Jane has been assembling photos to show the progress we have made in our first year of refitting Vida. As we looked at them we looked a bit more closely at the pictures of our fresh water tank (according to the survey around 400 litres).
You can see a lot of it here.
It is stainless steel and sits under the main cabin floor on top of the encapsulated lead of the keel. It starts just aft of the mast support and continues under the companionway ladder and wet locker to the forward bulkhead of the engine compartment.
The problem is that as we look at the photos we realise there is a lot more rust both inside and outside (as well as horrible crud on the gauge float).
So looks like we will replace it. Having all our drinking water in a single tank which already has rust seems like a risky thing when planning ocean crossings.
To remove the tank we will need to (at least temporarily) remove the companionway steps, the wet locker and several floor beams. That means we are wondering about putting the house batteries at the bottom of the wet locker, directly on top of the keel. That would be great for weight distribution and might solve a future issue of where to add extra house batteries if we need them.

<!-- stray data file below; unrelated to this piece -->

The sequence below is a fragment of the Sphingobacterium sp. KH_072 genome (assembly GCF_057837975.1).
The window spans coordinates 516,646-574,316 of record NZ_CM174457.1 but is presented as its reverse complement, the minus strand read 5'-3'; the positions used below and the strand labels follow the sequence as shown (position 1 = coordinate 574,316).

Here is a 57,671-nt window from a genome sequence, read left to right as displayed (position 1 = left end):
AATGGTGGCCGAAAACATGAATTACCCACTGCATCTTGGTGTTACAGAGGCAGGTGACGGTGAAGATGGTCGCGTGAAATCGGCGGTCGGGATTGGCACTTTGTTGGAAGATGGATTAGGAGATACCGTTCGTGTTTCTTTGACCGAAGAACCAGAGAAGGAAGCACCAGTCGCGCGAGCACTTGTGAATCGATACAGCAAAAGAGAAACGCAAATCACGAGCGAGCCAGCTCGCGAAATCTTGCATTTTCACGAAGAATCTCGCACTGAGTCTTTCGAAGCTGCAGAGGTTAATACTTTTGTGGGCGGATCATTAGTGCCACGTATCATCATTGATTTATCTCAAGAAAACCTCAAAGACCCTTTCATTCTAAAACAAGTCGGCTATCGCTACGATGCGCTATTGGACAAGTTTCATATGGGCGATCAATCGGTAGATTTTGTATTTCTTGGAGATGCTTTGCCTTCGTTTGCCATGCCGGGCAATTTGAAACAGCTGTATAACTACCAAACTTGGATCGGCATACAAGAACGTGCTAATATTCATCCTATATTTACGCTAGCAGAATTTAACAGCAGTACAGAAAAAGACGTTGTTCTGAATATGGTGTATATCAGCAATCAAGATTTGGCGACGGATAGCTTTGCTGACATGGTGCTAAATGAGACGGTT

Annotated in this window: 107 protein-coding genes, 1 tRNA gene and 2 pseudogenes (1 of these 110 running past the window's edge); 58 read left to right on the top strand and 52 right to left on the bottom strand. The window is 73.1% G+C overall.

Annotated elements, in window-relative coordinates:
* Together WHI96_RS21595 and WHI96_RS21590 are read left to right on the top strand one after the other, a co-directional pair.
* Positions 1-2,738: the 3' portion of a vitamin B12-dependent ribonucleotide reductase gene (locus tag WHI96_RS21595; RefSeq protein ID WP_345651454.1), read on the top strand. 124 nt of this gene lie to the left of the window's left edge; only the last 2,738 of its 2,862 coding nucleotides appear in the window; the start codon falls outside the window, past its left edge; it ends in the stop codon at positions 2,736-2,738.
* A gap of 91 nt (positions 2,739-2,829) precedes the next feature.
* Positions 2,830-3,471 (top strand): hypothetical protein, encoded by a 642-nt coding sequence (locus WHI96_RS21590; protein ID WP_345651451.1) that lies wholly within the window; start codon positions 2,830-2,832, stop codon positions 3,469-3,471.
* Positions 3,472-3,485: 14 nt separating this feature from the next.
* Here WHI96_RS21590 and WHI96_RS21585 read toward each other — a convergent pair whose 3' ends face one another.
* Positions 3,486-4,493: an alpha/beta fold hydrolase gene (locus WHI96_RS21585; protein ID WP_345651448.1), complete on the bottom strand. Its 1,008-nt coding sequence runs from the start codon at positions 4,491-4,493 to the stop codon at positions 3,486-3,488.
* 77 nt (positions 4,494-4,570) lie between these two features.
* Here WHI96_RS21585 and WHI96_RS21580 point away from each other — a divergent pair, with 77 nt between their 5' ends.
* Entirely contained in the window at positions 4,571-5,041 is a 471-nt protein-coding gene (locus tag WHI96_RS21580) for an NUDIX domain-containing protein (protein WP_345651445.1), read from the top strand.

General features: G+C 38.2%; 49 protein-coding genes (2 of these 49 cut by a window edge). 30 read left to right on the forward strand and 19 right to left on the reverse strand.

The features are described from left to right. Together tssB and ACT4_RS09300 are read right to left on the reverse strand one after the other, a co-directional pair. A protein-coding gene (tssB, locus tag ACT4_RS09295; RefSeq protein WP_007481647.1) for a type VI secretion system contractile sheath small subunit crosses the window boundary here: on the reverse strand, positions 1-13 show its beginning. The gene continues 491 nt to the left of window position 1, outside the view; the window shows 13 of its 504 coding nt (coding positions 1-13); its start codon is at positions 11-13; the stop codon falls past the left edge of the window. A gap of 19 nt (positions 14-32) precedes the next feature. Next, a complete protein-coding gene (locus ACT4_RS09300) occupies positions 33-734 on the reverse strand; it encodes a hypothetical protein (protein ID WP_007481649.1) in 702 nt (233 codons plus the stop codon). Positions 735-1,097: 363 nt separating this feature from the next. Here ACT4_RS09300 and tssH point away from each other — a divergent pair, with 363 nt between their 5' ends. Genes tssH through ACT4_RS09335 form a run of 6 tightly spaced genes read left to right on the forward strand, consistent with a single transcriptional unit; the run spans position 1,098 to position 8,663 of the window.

If we fit polypropylene tanks that are a better shape to fit the space we might be able to not lose much water capacity in the process.
But we can’t do much until we can get there and do some careful measuring and disassembly. One of the challenges is that the companionway steps are not central but instead offset to starboard (to make the galley bigger and provide the space for the steering wheel in the cockpit).
As usual we are in that place where things have lasted well for 40 something years and might last a fair bit longer, but with a few years before we will be ready for live aboard cruising it seems sensible to tackle this large jobs now rather than when in some remote part of the world – yes we do plan to go more remote than Anglesey 😉